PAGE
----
Mannequins' touch of gray hints at shifting view of aging
At first glance, the mannequins in Burberry's window look perfectly ordinary - tall, elegant figures dressed in the British clothier's richly tailored skirts and blazers. But look again: Isn't that a touch of gray in their dark brown hair, a sprinkling of salt amid the pepper?
It is indeed. And it suggests a maturity not usually allowed on mannequins, which have always perpetuated a look of eternal youth.
Never mind that there's more pepper than salt in the mannequins' wigs. And never mind that these locks are prematurely gray, perched as they are atop faces that can't be a day over 25 and lean, leggy bodies. What matters is that the salt is definitely there - good news for women of a certain age who often feel invisible, even ignored, in a youth-oriented culture.
``I believe one shouldn't always appeal to a young audience,'' says Michael Steward, a Burberry's designer in New York, who chose the wigs for the retailer's East Coast stores. ``Not everybody is a blonde or a brunette or a redhead.''
In addition to wigs with silvery highlights, he notes, display manufacturers now also ``carry a line here and there of slightly older mannequins - fuller busted, broader shouldered, obviously trim and in shape, with an hourglass figure, but certainly older than the teen-age-market mannequins.''
This kind of diversity is, of course, just good business. Now that the baby-boom generation is beginning to turn 40, savvy retailers and advertisers realize the importance of wooing slightly older customers, some of whom have impressive amounts of discretionary income to spend.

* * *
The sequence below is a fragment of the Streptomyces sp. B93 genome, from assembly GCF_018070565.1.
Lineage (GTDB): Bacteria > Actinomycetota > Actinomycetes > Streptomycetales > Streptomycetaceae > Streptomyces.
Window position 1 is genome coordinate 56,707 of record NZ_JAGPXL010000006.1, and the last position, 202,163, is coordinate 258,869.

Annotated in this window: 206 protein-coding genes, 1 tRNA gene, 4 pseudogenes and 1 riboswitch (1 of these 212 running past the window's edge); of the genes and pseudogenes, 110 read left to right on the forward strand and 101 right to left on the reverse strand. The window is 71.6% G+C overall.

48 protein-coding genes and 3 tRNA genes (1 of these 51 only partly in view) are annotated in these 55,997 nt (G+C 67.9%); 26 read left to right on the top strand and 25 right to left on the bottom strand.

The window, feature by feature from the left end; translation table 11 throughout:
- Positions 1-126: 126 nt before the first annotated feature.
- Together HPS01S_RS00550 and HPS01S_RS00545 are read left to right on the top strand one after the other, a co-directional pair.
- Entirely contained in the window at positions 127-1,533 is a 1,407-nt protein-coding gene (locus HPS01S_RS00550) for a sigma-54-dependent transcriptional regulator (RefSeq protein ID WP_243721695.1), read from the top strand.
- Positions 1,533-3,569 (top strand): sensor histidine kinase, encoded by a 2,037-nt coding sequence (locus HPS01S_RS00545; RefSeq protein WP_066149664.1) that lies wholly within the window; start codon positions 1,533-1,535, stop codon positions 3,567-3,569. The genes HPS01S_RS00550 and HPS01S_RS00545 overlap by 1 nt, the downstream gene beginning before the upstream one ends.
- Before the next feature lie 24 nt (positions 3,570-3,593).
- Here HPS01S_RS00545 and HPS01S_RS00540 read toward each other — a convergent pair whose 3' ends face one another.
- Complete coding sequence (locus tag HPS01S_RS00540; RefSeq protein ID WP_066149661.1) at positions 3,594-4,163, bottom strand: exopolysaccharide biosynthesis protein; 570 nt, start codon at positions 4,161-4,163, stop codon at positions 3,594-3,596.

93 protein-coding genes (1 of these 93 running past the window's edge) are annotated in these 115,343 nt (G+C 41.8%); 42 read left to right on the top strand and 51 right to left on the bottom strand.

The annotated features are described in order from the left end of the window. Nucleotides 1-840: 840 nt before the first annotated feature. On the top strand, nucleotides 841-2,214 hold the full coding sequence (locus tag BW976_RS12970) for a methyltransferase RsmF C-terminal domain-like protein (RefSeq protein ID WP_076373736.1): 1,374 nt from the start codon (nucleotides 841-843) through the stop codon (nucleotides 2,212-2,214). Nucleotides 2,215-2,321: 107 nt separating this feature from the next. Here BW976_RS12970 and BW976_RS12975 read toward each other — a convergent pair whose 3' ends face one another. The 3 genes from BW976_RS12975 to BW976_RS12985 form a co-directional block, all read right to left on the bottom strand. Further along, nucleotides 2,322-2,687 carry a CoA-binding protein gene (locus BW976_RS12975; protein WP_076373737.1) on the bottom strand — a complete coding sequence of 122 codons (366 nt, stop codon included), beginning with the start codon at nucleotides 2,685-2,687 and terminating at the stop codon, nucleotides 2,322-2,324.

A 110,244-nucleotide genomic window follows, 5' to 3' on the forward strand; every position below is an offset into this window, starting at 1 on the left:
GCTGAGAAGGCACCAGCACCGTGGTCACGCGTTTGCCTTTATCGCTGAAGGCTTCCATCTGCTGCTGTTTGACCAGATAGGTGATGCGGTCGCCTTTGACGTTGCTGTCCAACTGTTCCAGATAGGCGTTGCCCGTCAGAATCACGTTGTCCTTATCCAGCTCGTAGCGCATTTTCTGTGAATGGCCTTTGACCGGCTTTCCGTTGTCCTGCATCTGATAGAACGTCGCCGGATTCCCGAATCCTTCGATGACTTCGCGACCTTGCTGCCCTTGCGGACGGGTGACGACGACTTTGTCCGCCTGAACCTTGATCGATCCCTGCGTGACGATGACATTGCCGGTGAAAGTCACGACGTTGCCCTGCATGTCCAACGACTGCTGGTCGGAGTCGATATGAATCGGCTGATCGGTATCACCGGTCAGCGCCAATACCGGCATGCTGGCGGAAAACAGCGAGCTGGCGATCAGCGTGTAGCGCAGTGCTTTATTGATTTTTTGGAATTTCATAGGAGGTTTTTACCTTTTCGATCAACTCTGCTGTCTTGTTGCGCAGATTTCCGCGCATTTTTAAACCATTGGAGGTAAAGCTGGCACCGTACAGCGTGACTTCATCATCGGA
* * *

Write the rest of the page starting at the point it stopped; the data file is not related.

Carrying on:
But beyond hard-nosed economics, there may be another, more heartening trend here - a slowly growing recognition that ``being older does not mean you are less,'' as actress Linda Evans has put it.
``Older women have certainly made a comeback,'' Mr. Steward says. ``It's wonderful how older women can be respected as beautiful women and not just mothers and elderly aunts and grandmothers. When you look back to the '40s, women who were popular were in their 30s. In the '60s, youth and the young were the way to go. Now we're swinging away from that. One only has to look at Elizabeth Taylor, Tina Turner, Joan Collins, and Diana Ross.''
They are, of course, particularly glamorous examples. So is Gloria Steinem, the 53-year-old editor of Ms. magazine. She appears in Vanity Fair this month fighting the years, not in a salt-and-pepper wig, but in a miniskirt.
Another well-publicized exception, Kaylen Pickford, has parlayed her short gray hair and youthful appearance into a late-blooming modeling career. And with mixed effects, ``Golden Girls'' constitutes the first TV sitcom devoted to older women.
Yet older actresses still have a harder time finding parts than older actors. Age has traditionally carried stiffer penalties for women than for men.
A new report on older women and employment, issued by the National Commission on Working Women, notes that three-quarters of the 14 million working women over 45 are in non-professional occupations - clerical, sales, service, and factory jobs. Many struggle with low wages, inadequate benefits, and a lack of pension coverage.
These challenges are compounded by what the report calls ``a cultural bias'' that views older women differently from men in the work force. ``Negative stereotypes - about older women's health, productivity, trainability, or simply their desirability and attractiveness on the job - are extremely difficult to overcome,'' the report states.
``Despite recent positive media attention on the health and fitness of women (and men) in their fifties and sixties ... and despite research studies that tend to refute the negative stereotypes, such popular biases remain powerful influences on the attitudes and behavior of employers, supervisors, and older women themselves.''
It will take more than a few salt-and-pepper wigs on mannequins, more than a few glamorous exceptions, to change those attitudes and biases. Yet these positive images are encouraging signals, and subliminally at least these signals are getting through.
A Burberry's employee, asked if the touch-of-gray wigs had elicited much comment, replies, ``No, not really. But we've sure had a lot of surprised looks.''